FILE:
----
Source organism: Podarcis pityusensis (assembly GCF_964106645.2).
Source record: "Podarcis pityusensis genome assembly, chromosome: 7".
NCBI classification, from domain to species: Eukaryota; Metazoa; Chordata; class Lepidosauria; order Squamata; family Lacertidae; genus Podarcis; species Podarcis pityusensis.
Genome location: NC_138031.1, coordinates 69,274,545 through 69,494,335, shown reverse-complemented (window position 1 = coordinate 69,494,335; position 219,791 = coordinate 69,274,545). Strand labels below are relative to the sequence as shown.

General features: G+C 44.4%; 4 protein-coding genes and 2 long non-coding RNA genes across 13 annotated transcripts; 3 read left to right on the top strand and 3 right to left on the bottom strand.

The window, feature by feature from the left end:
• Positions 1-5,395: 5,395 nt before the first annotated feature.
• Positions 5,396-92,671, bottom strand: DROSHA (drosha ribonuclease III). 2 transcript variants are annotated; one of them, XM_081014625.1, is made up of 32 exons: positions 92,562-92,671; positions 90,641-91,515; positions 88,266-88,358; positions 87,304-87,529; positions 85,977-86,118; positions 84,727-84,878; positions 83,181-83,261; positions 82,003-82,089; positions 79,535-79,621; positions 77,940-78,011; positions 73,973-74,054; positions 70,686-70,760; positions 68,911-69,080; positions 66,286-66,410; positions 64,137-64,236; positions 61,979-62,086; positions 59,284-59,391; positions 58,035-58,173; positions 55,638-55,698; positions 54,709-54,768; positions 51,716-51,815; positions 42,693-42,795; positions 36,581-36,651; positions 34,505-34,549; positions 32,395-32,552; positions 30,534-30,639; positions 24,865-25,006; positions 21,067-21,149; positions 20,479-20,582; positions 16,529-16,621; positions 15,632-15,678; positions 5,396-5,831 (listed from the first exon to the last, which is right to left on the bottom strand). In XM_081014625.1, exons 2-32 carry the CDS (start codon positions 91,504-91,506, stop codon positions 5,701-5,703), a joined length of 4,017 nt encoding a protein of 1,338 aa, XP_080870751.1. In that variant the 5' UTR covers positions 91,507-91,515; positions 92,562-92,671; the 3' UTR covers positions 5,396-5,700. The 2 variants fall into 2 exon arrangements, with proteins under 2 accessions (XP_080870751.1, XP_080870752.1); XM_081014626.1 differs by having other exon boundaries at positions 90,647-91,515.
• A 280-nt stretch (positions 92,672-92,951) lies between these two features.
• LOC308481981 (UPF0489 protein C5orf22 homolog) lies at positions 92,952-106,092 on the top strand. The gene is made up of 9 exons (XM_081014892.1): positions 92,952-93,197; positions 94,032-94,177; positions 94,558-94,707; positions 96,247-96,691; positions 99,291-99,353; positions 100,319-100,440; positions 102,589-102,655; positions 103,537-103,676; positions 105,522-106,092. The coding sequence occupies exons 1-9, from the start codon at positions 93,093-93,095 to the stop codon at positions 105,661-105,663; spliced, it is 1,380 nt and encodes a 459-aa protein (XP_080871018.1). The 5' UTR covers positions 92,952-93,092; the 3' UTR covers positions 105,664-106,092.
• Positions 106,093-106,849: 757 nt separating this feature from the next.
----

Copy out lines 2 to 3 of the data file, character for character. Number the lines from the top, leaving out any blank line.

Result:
Source record: "Podarcis pityusensis genome assembly, chromosome: 7".
NCBI classification, from domain to species: Eukaryota; Metazoa; Chordata; class Lepidosauria; order Squamata; family Lacertidae; genus Podarcis; species Podarcis pityusensis.